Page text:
The RCR is also working to establish a system for re-licensing and re-certification of radiologists in the UK, with the goal of identifying poorly performing ones. It is known that the performance of approximately 2% of radiologists in the UK falls 2 standard deviations below the mean, yet only 0.5–1% of radiologists are referred for evaluation by the National Clinical Assessment Service [39]. Measuring the overall performance of individual radiologists can be tricky. Theoretical knowledge and, to some extent, practical skills can be assessed by examinations or more complex tests. However, assessment of professionalism and behavior has generally relied on informal feedback, which is often considered unreliable and ignored. In a survey that asked RCR members and fellows to choose the best methods for identifying poorly performing radiologists, third place went to peer review of cases, and second place went jointly to attendance at discrepancy/error/complications meetings and on-line assessments linked with educational programs. First place went to a less conventional approach: multiple-source feedback, consisting of a confidential questionnaire for peers and patients, ranking of behavior, skills and knowledge, and computerized comparison of the radiologist’s scores with those of other radiologists and doctors, ideally both nationally and locally. Rather than the assignment of pass or fail marks, the proposed multi-source feedback approach requires further evaluation of any radiologists who receive consistently low scores.

Although much emphasis is now being placed on increasing efficiency, it is important to keep the focus of attention on the patient. Business objectives are best met by meeting patient care objectives. For example, the business objective of an inpatient unit is to reduce the length of the average patient stay in the hospital; for radiology, this means minimizing the turnaround time from study request to study completion, which both shortens the patient’s stay and improves the patient’s care [40]. The use of flow charts in work process analyses can help identify ways to reduce waste and the potential for error. Some of the solutions may be non-intuitive. For example, net savings may result from hiring an extra full-time technician to keep an expensive piece of equipment (e.g., an MRI machine) in operation during examination preparation times and the primary technician’s lunch hour and coffee breaks. Conversely, for equipment that is less expensive to purchase and operate, it may be more cost-effective to buy many units, so that they can readily be used whenever needed, even if they are not constantly in use. Improving productivity and care requires establishing the right balance between equipment and staff and providing the necessary training for staff to make optimal use of equipment [41].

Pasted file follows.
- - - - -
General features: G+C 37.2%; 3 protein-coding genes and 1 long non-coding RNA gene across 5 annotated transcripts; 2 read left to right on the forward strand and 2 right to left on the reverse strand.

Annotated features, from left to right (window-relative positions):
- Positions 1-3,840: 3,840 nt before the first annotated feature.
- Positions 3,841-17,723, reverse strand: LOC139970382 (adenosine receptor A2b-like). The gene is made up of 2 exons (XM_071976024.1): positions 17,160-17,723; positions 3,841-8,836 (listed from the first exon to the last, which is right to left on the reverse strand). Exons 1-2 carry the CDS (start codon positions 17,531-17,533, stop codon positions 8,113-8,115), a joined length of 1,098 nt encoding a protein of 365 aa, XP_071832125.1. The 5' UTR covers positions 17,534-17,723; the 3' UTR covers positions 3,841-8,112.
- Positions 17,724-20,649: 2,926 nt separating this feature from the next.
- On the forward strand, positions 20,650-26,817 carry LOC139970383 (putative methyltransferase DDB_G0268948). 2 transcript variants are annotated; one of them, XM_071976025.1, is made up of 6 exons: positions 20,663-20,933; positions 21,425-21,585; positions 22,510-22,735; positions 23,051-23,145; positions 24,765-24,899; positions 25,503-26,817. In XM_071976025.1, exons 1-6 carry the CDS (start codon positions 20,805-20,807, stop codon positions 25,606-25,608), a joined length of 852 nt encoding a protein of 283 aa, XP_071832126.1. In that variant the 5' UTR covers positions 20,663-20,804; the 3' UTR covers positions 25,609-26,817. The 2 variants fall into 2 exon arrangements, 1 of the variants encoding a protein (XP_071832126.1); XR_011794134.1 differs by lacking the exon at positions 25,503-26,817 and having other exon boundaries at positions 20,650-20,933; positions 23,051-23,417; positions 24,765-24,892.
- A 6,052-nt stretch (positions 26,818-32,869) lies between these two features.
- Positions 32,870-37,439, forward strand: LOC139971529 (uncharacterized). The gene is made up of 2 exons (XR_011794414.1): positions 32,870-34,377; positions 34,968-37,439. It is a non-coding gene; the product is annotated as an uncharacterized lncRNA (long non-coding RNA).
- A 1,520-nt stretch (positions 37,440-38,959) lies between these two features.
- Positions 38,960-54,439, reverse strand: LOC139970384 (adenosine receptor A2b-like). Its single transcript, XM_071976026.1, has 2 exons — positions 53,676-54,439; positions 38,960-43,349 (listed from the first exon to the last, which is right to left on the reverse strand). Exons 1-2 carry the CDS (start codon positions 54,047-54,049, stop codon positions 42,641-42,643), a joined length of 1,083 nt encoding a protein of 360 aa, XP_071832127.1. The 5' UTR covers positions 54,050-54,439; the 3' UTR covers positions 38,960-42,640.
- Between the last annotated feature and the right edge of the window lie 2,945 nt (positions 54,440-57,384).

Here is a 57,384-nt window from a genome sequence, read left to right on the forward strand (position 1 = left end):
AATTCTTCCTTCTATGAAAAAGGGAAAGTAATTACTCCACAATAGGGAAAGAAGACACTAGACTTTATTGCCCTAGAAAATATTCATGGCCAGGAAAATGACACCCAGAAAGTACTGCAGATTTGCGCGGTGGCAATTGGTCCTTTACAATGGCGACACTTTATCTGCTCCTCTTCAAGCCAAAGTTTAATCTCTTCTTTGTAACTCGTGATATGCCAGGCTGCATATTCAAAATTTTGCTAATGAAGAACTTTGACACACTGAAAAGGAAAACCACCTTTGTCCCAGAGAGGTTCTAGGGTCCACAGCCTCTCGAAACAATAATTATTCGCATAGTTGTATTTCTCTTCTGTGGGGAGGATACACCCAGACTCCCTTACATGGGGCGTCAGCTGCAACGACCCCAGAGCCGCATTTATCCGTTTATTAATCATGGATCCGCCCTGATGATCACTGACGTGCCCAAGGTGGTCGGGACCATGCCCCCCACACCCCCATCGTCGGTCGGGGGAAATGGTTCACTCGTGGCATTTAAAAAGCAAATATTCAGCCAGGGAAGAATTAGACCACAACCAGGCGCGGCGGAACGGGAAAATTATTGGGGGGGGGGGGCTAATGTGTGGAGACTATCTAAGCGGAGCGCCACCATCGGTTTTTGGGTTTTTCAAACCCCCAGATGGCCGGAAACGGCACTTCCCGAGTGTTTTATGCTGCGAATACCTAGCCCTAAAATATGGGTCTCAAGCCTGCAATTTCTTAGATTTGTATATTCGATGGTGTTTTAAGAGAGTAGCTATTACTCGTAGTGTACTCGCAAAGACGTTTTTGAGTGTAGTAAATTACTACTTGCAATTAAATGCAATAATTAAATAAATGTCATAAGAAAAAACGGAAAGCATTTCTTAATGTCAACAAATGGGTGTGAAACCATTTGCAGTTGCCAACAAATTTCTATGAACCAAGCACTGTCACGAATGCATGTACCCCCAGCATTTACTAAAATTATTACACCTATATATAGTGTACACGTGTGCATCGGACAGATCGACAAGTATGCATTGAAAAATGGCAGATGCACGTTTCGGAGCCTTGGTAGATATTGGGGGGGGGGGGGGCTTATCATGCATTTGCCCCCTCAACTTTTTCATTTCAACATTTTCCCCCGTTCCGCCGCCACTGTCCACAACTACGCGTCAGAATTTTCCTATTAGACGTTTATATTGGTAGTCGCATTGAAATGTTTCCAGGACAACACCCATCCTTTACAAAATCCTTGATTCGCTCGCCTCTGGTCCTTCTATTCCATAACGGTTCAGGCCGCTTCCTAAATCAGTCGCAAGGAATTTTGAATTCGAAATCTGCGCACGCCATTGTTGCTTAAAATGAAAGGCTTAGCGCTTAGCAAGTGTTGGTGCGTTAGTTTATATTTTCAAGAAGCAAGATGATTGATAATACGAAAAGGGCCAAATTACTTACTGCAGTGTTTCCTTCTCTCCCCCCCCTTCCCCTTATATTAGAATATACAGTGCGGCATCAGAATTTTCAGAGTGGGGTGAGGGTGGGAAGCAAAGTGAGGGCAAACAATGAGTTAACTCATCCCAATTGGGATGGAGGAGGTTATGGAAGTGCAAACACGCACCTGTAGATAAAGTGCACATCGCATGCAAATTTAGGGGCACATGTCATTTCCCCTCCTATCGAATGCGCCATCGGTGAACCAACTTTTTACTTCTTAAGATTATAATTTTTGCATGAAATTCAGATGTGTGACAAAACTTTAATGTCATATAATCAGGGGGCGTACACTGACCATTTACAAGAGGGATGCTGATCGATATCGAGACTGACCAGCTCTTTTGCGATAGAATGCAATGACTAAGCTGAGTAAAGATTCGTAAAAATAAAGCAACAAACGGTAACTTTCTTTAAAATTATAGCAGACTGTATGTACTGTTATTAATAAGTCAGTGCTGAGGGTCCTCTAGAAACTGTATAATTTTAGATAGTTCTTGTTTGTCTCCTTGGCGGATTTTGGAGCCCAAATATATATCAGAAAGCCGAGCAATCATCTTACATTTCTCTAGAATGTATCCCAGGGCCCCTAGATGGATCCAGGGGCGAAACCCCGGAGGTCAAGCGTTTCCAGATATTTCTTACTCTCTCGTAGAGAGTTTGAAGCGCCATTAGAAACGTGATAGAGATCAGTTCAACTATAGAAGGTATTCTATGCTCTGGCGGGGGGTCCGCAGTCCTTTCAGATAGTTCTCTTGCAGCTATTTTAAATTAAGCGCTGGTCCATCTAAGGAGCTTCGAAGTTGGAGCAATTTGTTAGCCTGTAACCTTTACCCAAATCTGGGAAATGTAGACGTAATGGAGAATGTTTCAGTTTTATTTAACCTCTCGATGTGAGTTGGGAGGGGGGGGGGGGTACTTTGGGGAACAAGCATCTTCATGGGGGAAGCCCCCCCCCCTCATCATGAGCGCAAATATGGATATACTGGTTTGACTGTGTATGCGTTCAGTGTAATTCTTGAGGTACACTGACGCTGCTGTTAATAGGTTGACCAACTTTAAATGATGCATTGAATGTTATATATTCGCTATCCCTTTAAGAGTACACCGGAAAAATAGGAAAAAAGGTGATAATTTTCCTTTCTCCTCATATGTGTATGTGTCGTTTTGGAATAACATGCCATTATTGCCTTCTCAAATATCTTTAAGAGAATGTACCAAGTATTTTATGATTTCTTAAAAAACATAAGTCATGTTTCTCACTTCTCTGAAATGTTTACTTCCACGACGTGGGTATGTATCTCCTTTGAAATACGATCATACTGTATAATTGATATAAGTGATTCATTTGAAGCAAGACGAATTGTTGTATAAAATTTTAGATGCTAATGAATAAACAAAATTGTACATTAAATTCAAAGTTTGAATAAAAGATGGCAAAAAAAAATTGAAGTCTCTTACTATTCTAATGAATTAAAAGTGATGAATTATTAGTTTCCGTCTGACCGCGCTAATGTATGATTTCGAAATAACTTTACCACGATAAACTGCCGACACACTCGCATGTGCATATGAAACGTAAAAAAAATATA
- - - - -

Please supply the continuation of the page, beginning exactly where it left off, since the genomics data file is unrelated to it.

At present, the error rate in the US health-care industry far exceeds those in the airline, telecommunications, and computer industries. Teamwork and communication are essential for improving this state of affairs. Traditionally, the culture in medicine has encouraged physician autonomy over teamwork. However, physicians and staff with average skills but an exceptionally well-designed work process will outperform those with better skills but a less coordinated work process [42]. Approaches used to encourage communication in the airline industry, such as anonymous reporting of errors and elimination of penalties for errors, have been applied in health-care organizations and have been found to increase the rate of error reporting, stimulate discussions to improve work processes, and ultimately decrease the incidence of errors [43]. Multidisciplinary team meetings allow radiologists to make recommendations for the clinically relevant use of imaging and deliver clinically relevant interpretations.

Information technology, such as decision support for order entry and computer-aided diagnosis algorithms, can also help reduce errors and improve quality. Furthermore, teleradiology is increasingly being used around the world to augment local radiological services [44, 45]. In the US, the most common use of teleradiology has been to allow radiologists to interpret images from home, but approximately 50% of radiological practices are now using outside service providers for interpretations on nights and weekends. In parts of Europe and Asia, teleradiology is being used across borders either to serve areas with a shortage of radiologists or to allow secondary consultations with specialists, or both [46]. The use of Indian teleradiology services in Singapore has improved care by reducing patient wait times and allowing more rapid clinical decision-making; it has also forced radiologists in Singapore to work faster in order to prove their worth.